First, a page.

The air classification mill is suited to a finer grind application and a higher value material or end product than that tackled by the pin mill, for example. While similar to the latter mill type, the air classification mill is significantly more costly. With a complete product collection system included, the unit is priced at up to $350,000 for a non-stainless steel contact design, which features a 10 tn/hr system that includes a mill, feeder, baghouse product collector, valves, and controls. Depending upon wear part level selection, add on $10,000 to $30,000, and note that the classifier wheel replacement is an additional high cost. Power consumption is 10 to 20 kwh/tn. If the value of the final ground product is high enough, and the material is not abrasive to the point that a ball mill must be used, an air classification mill is a good choice.
When considering milling any semi-abrasive material or mineral, wear protection becomes critical, regardless of which mill is chosen. A pin mill lends itself best to these applications because the wear protection selection is so broad, that an ideal combination can be found to suit a variety of budget considerations. Below are some wear material examples to help with proper selection.
Wear Part Option Levels – from Mild to Best
• Mild steel for soft minerals such as clay or talc with no silica
• Tool steel hardened to 45 Rc for soft minerals with 0.5% or less silica or abrasive grit
• Tool steel case hardened to 60 Rc for same application as above but offering longer wear life (1 to 2 years in a 24/7 operation); or for handing applications with up to 1.5% silica or abrasives
• Chrome oxide coated for same application as above, but offering longer wear life (2 years or more in a 24/7 operation)
• Tungsten carbide thermal spray for same application as above but used for intricate parts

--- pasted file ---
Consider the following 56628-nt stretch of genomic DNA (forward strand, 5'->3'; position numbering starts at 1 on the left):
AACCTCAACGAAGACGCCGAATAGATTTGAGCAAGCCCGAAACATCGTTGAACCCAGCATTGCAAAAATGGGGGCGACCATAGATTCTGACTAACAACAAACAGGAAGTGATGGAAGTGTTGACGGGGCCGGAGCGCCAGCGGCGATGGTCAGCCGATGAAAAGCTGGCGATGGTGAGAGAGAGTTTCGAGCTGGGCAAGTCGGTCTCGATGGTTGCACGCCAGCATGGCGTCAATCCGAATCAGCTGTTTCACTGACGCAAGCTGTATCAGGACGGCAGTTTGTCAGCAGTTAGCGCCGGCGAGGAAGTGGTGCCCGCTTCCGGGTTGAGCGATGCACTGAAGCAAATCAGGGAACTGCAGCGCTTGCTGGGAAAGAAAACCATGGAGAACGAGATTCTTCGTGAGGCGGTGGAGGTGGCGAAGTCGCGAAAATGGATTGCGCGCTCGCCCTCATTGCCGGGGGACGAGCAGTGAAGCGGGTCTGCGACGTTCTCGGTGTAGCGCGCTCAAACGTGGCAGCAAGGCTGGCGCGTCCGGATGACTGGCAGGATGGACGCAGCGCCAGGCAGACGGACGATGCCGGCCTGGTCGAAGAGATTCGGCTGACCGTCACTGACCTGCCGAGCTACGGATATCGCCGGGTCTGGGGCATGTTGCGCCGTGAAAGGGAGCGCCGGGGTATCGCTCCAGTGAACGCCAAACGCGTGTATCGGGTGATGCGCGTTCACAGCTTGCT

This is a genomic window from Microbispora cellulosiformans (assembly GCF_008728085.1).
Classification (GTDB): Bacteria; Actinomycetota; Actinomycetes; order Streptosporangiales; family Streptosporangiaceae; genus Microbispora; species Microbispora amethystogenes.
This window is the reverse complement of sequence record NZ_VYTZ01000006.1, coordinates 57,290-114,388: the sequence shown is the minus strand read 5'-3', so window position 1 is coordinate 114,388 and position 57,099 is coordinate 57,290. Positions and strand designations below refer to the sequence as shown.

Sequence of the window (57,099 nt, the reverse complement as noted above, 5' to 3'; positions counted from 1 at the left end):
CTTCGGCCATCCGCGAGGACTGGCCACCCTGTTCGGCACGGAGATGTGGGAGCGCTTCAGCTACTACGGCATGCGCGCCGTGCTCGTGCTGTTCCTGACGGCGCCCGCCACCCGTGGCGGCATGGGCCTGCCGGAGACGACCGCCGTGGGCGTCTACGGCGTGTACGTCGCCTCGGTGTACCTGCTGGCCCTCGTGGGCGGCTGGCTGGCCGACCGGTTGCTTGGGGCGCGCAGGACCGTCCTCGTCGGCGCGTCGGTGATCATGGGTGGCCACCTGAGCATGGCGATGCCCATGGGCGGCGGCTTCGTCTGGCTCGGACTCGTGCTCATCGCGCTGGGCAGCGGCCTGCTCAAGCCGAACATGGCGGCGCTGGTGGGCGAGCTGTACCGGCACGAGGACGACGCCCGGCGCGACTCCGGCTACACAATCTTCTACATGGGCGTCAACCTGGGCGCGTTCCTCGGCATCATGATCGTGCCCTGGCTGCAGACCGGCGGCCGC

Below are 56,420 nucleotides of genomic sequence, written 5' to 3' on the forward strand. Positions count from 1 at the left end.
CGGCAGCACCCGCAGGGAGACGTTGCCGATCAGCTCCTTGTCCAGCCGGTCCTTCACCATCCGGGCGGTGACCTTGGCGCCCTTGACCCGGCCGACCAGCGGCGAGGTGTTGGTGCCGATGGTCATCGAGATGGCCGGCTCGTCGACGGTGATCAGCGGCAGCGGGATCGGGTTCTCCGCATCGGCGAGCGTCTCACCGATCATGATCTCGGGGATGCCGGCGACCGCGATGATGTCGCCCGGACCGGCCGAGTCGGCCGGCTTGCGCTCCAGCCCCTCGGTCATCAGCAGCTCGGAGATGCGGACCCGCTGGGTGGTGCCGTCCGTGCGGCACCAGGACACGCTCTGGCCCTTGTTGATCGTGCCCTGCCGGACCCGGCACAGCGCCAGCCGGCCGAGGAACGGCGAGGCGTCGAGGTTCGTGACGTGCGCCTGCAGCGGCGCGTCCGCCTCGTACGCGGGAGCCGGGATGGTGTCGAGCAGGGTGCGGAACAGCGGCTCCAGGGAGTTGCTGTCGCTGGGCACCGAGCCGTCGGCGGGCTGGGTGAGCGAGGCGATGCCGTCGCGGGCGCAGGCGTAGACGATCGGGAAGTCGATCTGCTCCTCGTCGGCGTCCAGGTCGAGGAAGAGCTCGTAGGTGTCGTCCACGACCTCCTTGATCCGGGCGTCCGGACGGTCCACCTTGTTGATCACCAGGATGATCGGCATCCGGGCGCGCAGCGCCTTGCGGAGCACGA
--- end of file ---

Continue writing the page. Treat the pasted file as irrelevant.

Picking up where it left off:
• Chrome carbide weldment for same application as above but used for severe wear areas such as under the pin impactors inside a pin mill
• Ceramics/high wear level (offering 3 years or more depending upon application) for final products or materials that cannot be contaminated by the mill, which must be protected from external tramp metal or large stones
• Tungsten carbide/cobalt clad (offering 3-plus years depending upon application) for final products that accept slight contamination by the mill, which like above, must be protected from external tramp metal or large stones
When milling semi-abrasive minerals, optimize your size reduction solutions by selecting the proper mill. Evaluate each mill type according to application parameters, and consider how a particular choice stands up to the four key factors outlined. This will ensure that your capital investment and operating costs are right on the money.
Steve Coulombe, is a six-year veteran of Sturtevant Inc. (Hanover, MA) and is the product manager for the Sturtevant Simpactor and Powderizer impact mills. Coulombe has a BSME degree from Northeastern University and more than 20 years of experience with dry powder applications and process equipment. For more information, visit www.sturtevantinc.com.